We are in the midst of a technological revolution that is every bit as profound as the impact of cheap computing power, but it’s subtler and harder to notice. It will ease the way for companies launching and updating digital products, but it presents steep new learning curves that companies will have to master if they are to be successful.
The migration of functionality from hardware to software.
In more and more businesses, physical objects are no longer the primary basis for innovation and differentiation. They come second to innovations in computer code.
Managers are well aware that Moore’s Law, the idea that the number of transistors on a practical-sized chip doubles every 18 months, has brought us a bounty of cheap computing power, leading to smartphones, tablets, fitness trackers, cloud-based services like Facebook and Uber, and on and on.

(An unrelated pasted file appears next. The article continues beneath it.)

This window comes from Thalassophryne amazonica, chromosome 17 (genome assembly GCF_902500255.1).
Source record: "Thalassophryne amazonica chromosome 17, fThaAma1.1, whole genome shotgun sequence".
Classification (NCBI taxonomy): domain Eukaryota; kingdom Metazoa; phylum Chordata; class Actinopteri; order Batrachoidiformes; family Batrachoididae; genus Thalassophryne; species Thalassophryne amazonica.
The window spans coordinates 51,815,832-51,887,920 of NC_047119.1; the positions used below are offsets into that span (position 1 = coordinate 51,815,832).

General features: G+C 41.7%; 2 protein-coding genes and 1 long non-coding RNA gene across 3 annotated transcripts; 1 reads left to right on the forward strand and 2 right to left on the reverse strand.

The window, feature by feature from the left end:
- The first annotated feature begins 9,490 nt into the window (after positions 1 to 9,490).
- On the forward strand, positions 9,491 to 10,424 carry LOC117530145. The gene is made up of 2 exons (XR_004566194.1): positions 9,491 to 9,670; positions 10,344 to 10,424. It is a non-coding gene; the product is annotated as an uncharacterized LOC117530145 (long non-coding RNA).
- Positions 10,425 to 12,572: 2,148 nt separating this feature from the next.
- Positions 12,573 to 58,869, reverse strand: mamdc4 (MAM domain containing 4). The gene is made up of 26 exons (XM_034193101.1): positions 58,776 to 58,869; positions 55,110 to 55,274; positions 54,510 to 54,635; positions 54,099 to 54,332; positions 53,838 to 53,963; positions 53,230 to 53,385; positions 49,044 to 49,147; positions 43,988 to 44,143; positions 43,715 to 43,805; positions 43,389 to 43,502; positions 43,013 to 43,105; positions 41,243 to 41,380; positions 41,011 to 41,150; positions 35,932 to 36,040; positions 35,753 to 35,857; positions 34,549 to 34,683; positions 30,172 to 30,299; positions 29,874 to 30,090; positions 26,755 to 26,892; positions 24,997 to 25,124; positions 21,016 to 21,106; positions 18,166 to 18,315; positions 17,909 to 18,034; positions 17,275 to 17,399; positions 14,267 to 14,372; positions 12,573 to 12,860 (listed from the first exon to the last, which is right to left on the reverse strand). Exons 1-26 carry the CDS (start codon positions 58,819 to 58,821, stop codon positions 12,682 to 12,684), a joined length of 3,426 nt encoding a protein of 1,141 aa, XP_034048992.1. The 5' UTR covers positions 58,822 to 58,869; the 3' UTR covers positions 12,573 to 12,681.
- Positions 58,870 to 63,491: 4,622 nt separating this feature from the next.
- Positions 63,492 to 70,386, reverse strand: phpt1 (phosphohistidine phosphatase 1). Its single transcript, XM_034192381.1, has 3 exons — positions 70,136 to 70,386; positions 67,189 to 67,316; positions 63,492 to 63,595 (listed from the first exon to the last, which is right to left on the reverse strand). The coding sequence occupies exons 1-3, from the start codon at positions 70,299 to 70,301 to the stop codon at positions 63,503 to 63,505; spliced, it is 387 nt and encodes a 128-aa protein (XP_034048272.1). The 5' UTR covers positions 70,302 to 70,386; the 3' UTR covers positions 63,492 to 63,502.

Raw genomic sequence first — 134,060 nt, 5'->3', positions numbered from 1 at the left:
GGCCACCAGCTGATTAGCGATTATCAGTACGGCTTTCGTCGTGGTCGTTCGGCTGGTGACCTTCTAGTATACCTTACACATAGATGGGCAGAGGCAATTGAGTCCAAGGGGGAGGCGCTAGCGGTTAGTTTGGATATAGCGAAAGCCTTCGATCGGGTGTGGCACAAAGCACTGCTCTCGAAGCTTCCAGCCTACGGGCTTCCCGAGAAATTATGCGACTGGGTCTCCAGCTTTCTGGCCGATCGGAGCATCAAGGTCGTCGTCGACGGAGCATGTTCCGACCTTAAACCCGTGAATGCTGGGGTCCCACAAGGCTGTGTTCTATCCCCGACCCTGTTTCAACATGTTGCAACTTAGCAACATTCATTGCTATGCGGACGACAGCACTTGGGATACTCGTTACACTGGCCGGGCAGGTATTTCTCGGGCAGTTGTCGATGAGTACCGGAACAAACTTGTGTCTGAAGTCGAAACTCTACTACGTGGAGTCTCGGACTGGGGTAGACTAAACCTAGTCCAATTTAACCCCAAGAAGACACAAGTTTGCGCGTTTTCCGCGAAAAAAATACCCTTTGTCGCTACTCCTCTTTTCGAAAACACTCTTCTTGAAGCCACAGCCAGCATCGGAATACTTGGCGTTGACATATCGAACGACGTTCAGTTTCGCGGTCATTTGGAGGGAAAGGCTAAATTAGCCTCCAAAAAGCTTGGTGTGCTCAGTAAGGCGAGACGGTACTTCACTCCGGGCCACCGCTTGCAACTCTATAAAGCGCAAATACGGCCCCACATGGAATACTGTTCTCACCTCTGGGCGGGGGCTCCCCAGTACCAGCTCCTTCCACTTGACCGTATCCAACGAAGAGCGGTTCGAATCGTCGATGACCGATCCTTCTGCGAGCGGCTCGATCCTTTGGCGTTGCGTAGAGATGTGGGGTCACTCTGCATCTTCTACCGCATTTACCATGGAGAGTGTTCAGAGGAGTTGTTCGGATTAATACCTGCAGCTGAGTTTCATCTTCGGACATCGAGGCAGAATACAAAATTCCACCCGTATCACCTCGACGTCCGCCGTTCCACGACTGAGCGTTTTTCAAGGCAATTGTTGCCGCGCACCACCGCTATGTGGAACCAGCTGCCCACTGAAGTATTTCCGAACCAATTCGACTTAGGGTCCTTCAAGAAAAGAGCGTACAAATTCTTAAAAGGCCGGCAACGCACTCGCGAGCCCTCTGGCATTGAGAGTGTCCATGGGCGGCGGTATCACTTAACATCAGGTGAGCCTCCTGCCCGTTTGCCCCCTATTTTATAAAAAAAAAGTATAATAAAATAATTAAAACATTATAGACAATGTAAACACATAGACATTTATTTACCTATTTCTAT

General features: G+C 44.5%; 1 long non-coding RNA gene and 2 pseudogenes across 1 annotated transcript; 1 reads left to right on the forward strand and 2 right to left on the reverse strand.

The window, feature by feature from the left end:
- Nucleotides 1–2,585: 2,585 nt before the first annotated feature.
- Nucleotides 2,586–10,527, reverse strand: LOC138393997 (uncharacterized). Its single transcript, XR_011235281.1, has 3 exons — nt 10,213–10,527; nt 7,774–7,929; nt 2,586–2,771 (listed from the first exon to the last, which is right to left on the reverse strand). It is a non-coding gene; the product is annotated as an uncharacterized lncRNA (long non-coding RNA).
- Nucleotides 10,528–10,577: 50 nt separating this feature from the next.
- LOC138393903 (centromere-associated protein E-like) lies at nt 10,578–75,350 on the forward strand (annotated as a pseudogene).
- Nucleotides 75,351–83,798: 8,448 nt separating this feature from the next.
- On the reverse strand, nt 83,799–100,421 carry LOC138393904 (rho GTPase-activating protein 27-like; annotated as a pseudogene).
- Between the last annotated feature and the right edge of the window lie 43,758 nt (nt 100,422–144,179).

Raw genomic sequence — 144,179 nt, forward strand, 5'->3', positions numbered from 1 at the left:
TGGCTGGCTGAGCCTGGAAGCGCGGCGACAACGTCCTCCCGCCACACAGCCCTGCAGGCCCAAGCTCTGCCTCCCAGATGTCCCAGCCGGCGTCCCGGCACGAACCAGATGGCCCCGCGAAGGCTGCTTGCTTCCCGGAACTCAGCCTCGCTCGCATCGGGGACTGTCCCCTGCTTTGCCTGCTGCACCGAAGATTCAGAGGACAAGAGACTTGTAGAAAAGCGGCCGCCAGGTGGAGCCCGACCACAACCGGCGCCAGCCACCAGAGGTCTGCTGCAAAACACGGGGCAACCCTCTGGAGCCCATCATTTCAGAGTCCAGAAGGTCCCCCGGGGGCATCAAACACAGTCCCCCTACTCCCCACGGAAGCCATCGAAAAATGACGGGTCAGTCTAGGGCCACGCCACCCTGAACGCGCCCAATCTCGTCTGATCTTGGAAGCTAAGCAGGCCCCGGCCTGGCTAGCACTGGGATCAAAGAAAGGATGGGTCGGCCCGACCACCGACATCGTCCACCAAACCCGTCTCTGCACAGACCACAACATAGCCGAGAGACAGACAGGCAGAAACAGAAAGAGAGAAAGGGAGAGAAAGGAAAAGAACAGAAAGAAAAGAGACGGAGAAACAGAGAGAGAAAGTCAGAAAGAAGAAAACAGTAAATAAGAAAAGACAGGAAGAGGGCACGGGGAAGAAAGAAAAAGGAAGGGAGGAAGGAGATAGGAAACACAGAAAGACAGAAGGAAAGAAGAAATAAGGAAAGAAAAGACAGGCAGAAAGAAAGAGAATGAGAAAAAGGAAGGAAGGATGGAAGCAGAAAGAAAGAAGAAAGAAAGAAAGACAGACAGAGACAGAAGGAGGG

The software revolution will be a powerful complement to the cheap-computing revolution, and the opportunities for unique and innovative products are boundless — it’s just a matter of programming.
read full article here: https://hbr.org/2015/06/does-hardware-even-matter-anymore